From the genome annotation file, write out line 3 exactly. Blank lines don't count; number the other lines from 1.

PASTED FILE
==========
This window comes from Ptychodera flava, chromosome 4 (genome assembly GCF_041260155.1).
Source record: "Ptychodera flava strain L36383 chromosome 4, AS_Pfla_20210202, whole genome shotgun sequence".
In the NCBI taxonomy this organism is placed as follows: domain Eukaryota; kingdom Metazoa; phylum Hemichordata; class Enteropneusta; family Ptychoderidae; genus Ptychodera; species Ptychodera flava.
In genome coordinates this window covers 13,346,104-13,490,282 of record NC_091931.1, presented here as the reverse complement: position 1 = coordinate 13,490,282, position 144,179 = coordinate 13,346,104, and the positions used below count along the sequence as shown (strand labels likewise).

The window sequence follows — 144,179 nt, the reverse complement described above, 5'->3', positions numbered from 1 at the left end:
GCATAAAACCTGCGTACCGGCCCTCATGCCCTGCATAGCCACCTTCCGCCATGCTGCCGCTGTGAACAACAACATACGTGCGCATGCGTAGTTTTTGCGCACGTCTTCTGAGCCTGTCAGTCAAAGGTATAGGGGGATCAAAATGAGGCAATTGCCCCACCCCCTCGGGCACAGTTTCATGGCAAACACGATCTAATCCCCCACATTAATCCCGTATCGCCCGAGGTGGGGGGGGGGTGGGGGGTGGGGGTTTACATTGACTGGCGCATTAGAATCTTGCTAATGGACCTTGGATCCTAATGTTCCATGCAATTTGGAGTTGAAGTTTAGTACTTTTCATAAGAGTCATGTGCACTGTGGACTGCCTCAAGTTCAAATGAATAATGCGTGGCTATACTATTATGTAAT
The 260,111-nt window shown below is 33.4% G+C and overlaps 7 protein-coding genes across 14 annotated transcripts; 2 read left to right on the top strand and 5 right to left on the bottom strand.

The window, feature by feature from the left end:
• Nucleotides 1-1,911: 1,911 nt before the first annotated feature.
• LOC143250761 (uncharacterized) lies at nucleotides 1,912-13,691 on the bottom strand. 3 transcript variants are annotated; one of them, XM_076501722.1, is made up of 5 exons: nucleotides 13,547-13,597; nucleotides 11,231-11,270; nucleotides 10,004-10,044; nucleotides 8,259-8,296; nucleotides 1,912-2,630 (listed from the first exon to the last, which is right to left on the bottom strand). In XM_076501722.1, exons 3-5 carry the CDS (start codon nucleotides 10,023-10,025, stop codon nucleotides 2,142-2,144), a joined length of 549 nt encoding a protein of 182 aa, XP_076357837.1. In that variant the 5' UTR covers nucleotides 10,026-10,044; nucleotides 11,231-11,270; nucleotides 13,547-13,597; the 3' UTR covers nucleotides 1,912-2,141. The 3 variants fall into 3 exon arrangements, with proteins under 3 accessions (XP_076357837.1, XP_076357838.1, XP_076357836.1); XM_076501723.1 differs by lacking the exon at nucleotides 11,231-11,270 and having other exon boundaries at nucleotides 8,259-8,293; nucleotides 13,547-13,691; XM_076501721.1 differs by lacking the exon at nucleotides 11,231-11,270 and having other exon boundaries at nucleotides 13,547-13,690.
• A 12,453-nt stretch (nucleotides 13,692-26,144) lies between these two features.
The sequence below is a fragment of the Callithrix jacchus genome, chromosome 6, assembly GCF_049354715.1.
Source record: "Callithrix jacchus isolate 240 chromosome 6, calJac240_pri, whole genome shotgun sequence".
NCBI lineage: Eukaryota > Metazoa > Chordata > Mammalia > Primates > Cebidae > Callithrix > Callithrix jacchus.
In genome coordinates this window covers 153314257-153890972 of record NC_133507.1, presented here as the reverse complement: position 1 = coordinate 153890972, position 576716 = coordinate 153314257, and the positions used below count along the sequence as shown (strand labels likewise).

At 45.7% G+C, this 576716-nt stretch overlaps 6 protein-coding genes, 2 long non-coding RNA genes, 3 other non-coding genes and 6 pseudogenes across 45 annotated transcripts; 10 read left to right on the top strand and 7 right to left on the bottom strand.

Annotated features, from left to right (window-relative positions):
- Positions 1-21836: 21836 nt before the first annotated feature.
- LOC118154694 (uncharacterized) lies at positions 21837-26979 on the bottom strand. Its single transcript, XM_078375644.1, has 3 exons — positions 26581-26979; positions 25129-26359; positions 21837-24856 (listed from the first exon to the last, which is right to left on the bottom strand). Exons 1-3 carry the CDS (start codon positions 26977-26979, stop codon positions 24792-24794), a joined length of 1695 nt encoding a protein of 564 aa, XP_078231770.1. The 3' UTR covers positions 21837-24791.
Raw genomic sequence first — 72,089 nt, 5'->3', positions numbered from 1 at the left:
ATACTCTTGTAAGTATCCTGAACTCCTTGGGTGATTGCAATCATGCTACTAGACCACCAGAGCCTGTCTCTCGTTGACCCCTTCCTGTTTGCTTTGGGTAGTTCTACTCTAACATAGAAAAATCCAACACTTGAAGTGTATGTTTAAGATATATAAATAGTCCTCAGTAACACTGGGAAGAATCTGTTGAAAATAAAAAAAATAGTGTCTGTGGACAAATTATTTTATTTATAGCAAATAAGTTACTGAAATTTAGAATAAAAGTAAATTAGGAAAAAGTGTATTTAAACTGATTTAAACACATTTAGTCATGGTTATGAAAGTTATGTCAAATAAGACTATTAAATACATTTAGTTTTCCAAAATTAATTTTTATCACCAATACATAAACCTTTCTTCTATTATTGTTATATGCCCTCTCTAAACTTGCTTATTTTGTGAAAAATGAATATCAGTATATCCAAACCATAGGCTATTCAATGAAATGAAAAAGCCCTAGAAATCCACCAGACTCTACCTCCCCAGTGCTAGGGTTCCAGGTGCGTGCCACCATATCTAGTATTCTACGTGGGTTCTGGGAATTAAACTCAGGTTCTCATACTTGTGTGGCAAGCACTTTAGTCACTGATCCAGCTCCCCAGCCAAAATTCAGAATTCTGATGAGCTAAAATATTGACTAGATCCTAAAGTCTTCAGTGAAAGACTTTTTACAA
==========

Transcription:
In the NCBI taxonomy this organism is placed as follows: domain Eukaryota; kingdom Metazoa; phylum Hemichordata; class Enteropneusta; family Ptychoderidae; genus Ptychodera; species Ptychodera flava.